Peter Friedl was born in Oberneukirchen, Austria, in 1960, and currently lives and works in Berlin. Since the early nineties, he has been building up a heterogeneous body of work (photography, painting, video, drawing, text) with a strong component of social and political critique. Friedl draws attention to the conflicts between contemporary politics and aesthetic narrative. He often turns to genres (tableaux vivant, documents) and subject matter (childhood, social exclusion) that are undervalued in the modern artistic tradition, and uses displacement and overexposure to challenge accepted systems of representation. Friedl pushes the boundaries of genres and codes for purposes that are clearly critical.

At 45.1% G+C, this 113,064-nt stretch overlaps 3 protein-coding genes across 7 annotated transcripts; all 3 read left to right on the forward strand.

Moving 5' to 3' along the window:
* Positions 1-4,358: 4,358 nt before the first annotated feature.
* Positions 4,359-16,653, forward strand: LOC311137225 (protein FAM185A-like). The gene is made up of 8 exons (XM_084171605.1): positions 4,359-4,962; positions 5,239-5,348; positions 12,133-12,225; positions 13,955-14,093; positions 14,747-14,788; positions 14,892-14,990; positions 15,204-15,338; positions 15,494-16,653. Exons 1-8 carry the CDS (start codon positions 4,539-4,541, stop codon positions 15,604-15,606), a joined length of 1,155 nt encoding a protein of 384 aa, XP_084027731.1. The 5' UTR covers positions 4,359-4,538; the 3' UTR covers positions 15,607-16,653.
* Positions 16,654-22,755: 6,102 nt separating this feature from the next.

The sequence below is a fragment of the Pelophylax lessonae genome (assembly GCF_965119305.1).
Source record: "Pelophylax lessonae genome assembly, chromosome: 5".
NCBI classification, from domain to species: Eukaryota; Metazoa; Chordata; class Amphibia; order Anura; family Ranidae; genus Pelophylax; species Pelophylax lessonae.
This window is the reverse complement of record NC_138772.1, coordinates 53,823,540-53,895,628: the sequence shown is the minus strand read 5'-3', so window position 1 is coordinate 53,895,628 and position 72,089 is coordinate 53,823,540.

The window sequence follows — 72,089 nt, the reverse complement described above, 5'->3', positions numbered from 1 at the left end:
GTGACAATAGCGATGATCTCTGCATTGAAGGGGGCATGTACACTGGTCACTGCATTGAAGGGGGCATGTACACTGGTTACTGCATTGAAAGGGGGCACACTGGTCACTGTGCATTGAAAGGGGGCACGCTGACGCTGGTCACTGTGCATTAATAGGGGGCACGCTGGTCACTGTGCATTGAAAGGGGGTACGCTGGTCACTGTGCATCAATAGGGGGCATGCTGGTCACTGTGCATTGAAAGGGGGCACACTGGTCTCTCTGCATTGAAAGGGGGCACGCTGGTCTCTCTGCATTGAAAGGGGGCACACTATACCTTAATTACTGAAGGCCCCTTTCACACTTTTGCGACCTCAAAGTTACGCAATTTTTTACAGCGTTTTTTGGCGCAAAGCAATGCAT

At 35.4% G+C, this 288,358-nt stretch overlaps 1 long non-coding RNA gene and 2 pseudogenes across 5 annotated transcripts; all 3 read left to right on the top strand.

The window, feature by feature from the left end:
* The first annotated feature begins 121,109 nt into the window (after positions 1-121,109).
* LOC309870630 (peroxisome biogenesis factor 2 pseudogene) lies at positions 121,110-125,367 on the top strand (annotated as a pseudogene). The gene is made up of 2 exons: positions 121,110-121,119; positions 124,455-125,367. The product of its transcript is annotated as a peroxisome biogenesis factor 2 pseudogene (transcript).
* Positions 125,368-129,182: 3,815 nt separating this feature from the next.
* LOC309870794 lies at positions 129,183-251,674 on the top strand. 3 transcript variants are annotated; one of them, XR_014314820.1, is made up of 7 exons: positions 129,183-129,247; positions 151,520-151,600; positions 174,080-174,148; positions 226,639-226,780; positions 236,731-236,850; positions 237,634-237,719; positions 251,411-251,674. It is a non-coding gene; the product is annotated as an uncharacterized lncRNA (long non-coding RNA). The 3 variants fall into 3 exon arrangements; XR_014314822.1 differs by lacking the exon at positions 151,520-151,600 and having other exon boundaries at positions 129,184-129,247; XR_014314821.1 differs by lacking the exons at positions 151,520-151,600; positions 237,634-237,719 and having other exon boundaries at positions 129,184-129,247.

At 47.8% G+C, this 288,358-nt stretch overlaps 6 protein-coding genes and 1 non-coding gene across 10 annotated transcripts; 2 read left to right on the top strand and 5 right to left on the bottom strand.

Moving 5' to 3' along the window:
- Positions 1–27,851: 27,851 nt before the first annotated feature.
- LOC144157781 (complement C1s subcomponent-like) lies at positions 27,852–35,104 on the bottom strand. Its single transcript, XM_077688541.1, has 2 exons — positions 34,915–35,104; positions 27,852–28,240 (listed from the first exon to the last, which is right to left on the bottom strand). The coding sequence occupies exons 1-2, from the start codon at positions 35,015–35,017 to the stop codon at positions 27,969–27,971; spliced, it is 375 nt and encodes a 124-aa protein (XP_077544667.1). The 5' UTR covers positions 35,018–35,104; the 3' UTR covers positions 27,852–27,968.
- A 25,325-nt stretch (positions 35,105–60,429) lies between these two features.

He is best known for the photographic works he produced in South Africa, Haiti, Brazil and other places that were the scenes of Europe’s colonial past, and for his work based on American philosopher John Rawls’ theory of justice. He has published numerous essays and critical texts on theatre and aesthetics.
It could be my bedroom (or something similar to it). Even the same technical characteristics: all the walls and volumes constructed in this module of raw canvas for painters to measure me and measure ourselves.